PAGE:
Pingree released a brief statement Tuesday in response to Sunu’s letter.

“I agree with Mr. Sunu that there is a lot at stake for Maine workers and the Maine economy, and that’s why I’m going to continue to advocate for a fair deal for the FairPoint workers,” she said. “The fact is these workers have offered hundreds of millions of dollars in concessions and they remain the best qualified men and women to maintain the telecommunications system in New England. That should be enough to get them a fair contract and back at work.”

Sunu’s position does not come as a surprise. Last week he sent a very similar letter to Vermont Gov. Peter Shumlin, who had called on FairPoint to return to the negotiating table and settle the strike.

About 800 unionized FairPoint employees in Maine walked off the job at midnight on Oct. 16, claiming the company had failed to negotiate in good faith since contract deliberations began in April. Maine’s striking workers are among more than 1,900 FairPoint employees in Maine, New Hampshire and Vermont who are on strike and represented by the International Brotherhood of Electrical Workers and the Communications Workers of America.

Since the beginning of August, the unions have filed six complaints with the National Labor Relations Board accusing the company of unfair labor practices. Two were initially rejected and are under appeal. The other four, two of which are identical and concern the company’s declaration of an “impasse” in negotiations, are pending.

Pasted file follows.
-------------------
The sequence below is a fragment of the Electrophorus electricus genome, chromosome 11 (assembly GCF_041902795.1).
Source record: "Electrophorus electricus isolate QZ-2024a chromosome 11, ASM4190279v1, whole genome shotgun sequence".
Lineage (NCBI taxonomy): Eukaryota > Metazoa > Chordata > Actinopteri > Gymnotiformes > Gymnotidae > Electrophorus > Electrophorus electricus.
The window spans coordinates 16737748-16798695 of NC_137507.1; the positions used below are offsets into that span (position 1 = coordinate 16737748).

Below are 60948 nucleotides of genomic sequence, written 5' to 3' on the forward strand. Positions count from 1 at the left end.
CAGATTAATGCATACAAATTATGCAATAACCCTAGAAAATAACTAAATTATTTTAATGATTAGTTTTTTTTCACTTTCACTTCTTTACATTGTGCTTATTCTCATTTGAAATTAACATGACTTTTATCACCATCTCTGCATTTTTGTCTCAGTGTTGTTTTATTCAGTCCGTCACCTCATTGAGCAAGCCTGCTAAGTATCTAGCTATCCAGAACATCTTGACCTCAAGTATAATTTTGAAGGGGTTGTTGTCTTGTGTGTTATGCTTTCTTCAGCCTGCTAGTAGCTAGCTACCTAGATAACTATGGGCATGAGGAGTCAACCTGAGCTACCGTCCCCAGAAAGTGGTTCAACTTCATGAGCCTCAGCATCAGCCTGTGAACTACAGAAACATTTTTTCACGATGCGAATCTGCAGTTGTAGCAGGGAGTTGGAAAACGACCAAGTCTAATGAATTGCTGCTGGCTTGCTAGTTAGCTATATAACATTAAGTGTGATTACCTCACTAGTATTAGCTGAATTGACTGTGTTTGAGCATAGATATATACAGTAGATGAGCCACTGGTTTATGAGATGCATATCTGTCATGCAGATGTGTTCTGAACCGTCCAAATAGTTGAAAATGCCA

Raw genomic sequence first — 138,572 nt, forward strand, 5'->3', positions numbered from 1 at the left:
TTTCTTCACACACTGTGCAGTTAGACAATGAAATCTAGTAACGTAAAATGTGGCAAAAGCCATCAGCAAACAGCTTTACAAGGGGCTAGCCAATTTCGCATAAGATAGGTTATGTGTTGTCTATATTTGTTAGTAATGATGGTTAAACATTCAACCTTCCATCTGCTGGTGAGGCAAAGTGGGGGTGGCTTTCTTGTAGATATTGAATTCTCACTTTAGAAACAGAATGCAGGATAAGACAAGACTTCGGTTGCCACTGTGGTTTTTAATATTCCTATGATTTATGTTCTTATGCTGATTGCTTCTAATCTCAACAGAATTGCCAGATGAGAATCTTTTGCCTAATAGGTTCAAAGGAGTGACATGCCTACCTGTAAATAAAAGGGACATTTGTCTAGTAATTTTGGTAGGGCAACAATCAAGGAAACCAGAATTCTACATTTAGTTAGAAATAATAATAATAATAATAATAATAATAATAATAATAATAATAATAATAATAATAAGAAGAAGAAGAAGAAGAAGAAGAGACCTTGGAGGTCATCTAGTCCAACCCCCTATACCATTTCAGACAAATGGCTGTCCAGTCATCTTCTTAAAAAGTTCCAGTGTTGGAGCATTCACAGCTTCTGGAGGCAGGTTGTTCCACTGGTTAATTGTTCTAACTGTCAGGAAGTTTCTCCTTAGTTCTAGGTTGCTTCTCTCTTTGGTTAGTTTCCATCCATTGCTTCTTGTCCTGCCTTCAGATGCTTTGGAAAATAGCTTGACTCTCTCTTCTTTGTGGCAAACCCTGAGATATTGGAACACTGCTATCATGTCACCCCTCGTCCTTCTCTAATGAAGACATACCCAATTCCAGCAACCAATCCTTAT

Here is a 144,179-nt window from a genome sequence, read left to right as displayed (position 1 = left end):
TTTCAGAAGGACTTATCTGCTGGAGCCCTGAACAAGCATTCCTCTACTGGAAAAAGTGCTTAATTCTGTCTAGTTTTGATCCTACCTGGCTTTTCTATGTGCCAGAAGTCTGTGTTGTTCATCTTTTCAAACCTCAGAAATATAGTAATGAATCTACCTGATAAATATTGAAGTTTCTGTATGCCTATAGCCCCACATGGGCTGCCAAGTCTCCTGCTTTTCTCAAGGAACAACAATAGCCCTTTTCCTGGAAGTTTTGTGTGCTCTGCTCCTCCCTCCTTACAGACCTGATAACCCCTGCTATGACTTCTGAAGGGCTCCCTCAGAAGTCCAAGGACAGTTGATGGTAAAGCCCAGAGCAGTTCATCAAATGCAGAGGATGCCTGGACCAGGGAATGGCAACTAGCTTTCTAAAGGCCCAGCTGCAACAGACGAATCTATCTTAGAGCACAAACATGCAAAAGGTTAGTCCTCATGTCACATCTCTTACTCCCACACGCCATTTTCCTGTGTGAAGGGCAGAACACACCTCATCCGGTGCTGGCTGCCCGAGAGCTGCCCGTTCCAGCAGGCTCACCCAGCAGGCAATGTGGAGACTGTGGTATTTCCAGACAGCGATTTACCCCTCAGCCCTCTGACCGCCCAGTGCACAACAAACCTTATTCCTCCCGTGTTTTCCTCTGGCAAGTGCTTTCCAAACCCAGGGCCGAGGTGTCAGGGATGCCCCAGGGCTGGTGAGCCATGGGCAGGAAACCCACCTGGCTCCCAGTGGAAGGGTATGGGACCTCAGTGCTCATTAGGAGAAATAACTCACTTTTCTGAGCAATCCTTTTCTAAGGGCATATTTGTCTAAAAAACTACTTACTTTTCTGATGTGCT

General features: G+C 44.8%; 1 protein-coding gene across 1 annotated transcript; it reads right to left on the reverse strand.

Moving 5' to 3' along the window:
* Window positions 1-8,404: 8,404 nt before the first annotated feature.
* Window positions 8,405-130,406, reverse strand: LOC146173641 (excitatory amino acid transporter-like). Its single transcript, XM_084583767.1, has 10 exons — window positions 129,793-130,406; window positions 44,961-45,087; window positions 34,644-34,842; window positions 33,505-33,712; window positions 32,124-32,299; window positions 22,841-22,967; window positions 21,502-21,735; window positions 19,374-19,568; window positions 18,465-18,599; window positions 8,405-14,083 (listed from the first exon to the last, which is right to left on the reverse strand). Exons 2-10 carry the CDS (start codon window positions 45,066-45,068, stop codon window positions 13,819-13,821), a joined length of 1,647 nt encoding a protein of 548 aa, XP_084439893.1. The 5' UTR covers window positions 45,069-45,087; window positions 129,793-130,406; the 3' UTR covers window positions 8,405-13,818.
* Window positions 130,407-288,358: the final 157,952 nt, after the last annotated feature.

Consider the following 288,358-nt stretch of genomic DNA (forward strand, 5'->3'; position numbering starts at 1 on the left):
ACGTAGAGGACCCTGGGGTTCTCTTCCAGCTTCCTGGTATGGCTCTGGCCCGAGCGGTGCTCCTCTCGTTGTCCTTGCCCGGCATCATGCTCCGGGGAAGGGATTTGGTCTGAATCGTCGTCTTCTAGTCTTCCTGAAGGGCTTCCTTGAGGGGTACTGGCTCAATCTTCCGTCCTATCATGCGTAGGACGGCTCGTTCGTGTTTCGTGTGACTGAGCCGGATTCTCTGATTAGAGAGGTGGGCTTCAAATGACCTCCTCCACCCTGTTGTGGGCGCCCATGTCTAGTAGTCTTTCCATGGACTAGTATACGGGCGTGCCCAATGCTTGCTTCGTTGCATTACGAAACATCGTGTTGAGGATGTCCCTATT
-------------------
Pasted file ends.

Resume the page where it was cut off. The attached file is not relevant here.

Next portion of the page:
The company and union representatives returned to the negotiating table for the first time since the strike began on Nov. 18. The meeting, which convened at the urging of a federal mediator, produced no results, a fact which Sunu claims in his letter to Pingree was the unions’ intended outcome all along.

“The unions publicized and built up this meeting. We were hopeful but, like so many times before, the unions offered nothing – not a single suggestion,” Sunu wrote. “Rather, the unions put out a 562-word press release within an hour of the conclusion of the meeting that included four quotes from union leadership attacking FairPoint and misleading the public. The unions appear to have had a predetermined outcome in mind – another publicity opportunity.”

FairPoint has offered landline telephone and Internet service to customers in Maine, New Hampshire and Vermont since 2008, when it bought Verizon’s landline business in northern New England for $2.3 billion. It struggled financially from the beginning, filing for Chapter 11 bankruptcy in 2009 and emerging two years later. In its most recent financial statement, it reported a net loss of $37.8 million during the third quarter of 2014.

Pingree is married to S. Donald Sussman, majority owner of MaineToday Media, which publishes the Portland Press Herald/Maine Sunday Telegram, the Kennebec Journal in Augusta and the Morning Sentinel in Waterville.